Laurel Canyon Music

For fans and musicians of Folk, Americana, Country, Blues, Singer-Songwriter, Rock, Roots & Acoustic and music from the Laurel Canyon late 60’s/early 70’s era.

LCM is a new co-operative music community, promoter, event organiser and on-line magazine to promote & support the music that we love. All the latest news, reviews and interviews

LCM is your indispensable insider guide to the wonderful world of independent music and beyond

We aim to help music fans connect and discover great new music and help indie musicians promote their music and help them build relationships with supporters and industry professionals.

Please join us now and explore our website.

We also have some special and exclusive items in our LCM store that you might like.



  • Artist: The Young'Uns
  • Release Date: 29th September, 2017
  • Genre: Folk
  • Record Label: Hereteu Records
  • Tracks: 10
  • Website:
  • Review By: Gary Smith (LCM)

The multi-award winning The Young'Uns are one of the national treasures of the UK Folk world. Blending hard hitting social commentary with high quality songwriting & harmony singing coupled with sharp, observed and infectious humour. Their highly anticipated fourth album 'Strangers' is a concept album based on real inspiring people. Highlighting the courage, power and inspiration that comes from the stories of others. It is very true that 'Strangers are just friends you haven't meet yet'. Please also check out the Young'Un's videos where they meet the people that inspired the original stories. I have included a couple for you below.

'Strangers', begins with a rousing unaccompanied version of Maggie Holland’s 'A Place Called England' written in 1990's and properly a more resonant and important song now than when it was originally written. It is the album’s only cover and I think a very well-chosen one. It perfectly sets the tone, acting as a statement of intent. It provides a stark picture of Britain whose recent past has been plagued by the problems caused by the excesses of big business, ineffective politic figures and the misplaced patriotism. But the underlying feel of the song is a positive 'call to action', full of hope, passion and a sense of belonging. 'So rise up, George and wake up Arthur, time to rouse out from your sleep' All the songs that follow are written by the very talented Sean Cooney, who brings to life a rich and vibrant collection of inspiring real life characters.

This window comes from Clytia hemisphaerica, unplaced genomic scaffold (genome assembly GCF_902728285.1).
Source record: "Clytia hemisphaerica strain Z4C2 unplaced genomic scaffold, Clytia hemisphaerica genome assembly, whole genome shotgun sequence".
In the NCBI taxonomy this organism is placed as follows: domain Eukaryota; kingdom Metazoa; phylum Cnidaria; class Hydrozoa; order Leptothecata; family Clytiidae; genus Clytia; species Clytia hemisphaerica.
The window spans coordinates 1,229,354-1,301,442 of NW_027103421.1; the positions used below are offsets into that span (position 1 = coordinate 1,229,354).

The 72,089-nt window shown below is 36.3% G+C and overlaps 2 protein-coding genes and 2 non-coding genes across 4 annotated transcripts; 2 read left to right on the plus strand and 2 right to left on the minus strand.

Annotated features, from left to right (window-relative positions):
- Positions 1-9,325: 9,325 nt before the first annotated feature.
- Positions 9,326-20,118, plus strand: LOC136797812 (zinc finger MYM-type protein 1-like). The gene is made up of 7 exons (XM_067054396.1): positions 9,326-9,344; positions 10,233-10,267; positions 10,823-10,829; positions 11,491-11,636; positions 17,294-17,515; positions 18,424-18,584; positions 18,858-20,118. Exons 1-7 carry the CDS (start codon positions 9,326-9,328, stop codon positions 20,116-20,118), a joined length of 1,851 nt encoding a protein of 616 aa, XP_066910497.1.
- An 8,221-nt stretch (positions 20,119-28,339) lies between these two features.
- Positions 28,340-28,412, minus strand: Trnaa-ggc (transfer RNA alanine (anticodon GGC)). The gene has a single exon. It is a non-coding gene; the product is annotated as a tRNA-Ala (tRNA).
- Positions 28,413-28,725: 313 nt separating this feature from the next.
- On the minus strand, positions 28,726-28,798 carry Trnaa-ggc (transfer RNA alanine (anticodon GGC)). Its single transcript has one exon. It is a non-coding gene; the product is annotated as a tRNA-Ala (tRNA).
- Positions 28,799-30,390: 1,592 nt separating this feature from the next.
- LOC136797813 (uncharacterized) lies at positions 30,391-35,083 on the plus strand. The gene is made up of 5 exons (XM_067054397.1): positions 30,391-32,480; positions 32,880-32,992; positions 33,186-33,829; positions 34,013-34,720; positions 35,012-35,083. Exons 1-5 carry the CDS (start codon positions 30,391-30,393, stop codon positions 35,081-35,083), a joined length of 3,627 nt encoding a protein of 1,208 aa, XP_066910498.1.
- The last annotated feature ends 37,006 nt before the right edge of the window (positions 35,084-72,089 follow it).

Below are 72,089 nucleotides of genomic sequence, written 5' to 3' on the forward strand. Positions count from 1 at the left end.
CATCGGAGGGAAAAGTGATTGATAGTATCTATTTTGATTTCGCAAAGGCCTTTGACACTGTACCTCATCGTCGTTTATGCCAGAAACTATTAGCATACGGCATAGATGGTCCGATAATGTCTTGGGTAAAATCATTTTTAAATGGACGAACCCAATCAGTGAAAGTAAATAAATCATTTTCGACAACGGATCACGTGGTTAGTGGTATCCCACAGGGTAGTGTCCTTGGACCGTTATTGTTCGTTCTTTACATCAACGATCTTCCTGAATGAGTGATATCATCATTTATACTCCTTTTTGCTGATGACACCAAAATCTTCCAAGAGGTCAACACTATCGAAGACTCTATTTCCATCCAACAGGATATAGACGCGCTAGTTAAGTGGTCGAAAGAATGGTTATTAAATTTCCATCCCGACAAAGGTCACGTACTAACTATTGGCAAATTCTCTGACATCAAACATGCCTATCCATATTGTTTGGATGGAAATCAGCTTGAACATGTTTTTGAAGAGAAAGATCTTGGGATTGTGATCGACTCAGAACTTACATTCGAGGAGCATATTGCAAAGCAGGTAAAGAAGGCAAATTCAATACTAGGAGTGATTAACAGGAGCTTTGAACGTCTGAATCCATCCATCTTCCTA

The second accompanied song 'Ghafoors Bus' celebrates the inspirational humanitarian work of Teeside grandad Ghafoor Hussain who in the winter of 2015 spend thousands of pounds of his own money in buying a truck and converting it into a travelling kitchen to feed refugees across Europe. In December 2015, he was serving an incredible three thousand meals and ten thousand cups of tea a day. The guys are joined in the choruses by the Aldeburgh Young Musicians. 'Here's beans & rice and rice & beans and a hand when you fall. For there's a friendly face, a better place  and a future for us all.'

On of the album's stand out's is the the very moving and through provoking 'Be The Man', inspired by the incredible story of Matthew Ogston, who founded the 'Naz and Matt Foundation' which was set up to tackle religious and cultural homophobia following the tragic death of his fiancee. This is a beautiful written song has Sean's lead vocal giving the song the perfect among of feeling and gravitas. Soft picked guitar from Michael and piano from David are added to the mournful cello courtesy of Rachael McShane, while Chumbawamba’s Jude Abbott adds complementary flugelhorn.